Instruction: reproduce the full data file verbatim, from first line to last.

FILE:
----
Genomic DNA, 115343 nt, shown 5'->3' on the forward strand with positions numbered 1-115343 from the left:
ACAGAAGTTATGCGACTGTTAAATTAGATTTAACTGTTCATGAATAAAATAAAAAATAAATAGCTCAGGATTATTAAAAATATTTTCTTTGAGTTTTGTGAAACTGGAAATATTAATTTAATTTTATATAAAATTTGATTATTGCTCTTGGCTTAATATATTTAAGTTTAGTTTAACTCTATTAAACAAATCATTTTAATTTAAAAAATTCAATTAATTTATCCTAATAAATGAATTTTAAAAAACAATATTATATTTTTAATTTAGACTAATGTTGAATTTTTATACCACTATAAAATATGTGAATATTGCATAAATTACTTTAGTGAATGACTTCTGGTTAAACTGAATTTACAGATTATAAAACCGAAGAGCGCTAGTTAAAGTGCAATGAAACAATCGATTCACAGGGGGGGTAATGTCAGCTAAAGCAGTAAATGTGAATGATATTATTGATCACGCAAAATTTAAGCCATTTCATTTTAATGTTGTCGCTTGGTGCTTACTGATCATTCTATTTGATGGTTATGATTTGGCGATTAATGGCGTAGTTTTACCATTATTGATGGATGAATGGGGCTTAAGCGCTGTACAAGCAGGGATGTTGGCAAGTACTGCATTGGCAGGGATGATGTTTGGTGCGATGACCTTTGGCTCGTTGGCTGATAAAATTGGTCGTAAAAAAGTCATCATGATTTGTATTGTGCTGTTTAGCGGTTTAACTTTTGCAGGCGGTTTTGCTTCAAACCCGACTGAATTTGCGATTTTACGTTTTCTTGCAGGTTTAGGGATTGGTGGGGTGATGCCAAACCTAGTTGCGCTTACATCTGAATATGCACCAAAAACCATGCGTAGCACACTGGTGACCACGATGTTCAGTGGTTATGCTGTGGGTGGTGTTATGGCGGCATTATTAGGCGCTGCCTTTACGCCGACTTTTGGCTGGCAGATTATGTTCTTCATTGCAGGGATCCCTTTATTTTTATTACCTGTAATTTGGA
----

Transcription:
Genomic DNA, 115343 nt, shown 5'->3' on the forward strand with positions numbered 1-115343 from the left:
ACAGAAGTTATGCGACTGTTAAATTAGATTTAACTGTTCATGAATAAAATAAAAAATAAATAGCTCAGGATTATTAAAAATATTTTCTTTGAGTTTTGTGAAACTGGAAATATTAATTTAATTTTATATAAAATTTGATTATTGCTCTTGGCTTAATATATTTAAGTTTAGTTTAACTCTATTAAACAAATCATTTTAATTTAAAAAATTCAATTAATTTATCCTAATAAATGAATTTTAAAAAACAATATTATATTTTTAATTTAGACTAATGTTGAATTTTTATACCACTATAAAATATGTGAATATTGCATAAATTACTTTAGTGAATGACTTCTGGTTAAACTGAATTTACAGATTATAAAACCGAAGAGCGCTAGTTAAAGTGCAATGAAACAATCGATTCACAGGGGGGGTAATGTCAGCTAAAGCAGTAAATGTGAATGATATTATTGATCACGCAAAATTTAAGCCATTTCATTTTAATGTTGTCGCTTGGTGCTTACTGATCATTCTATTTGATGGTTATGATTTGGCGATTAATGGCGTAGTTTTACCATTATTGATGGATGAATGGGGCTTAAGCGCTGTACAAGCAGGGATGTTGGCAAGTACTGCATTGGCAGGGATGATGTTTGGTGCGATGACCTTTGGCTCGTTGGCTGATAAAATTGGTCGTAAAAAAGTCATCATGATTTGTATTGTGCTGTTTAGCGGTTTAACTTTTGCAGGCGGTTTTGCTTCAAACCCGACTGAATTTGCGATTTTACGTTTTCTTGCAGGTTTAGGGATTGGTGGGGTGATGCCAAACCTAGTTGCGCTTACATCTGAATATGCACCAAAAACCATGCGTAGCACACTGGTGACCACGATGTTCAGTGGTTATGCTGTGGGTGGTGTTATGGCGGCATTATTAGGCGCTGCCTTTACGCCGACTTTTGGCTGGCAGATTATGTTCTTCATTGCAGGGATCCCTTTATTTTTATTACCTGTAATTTGGA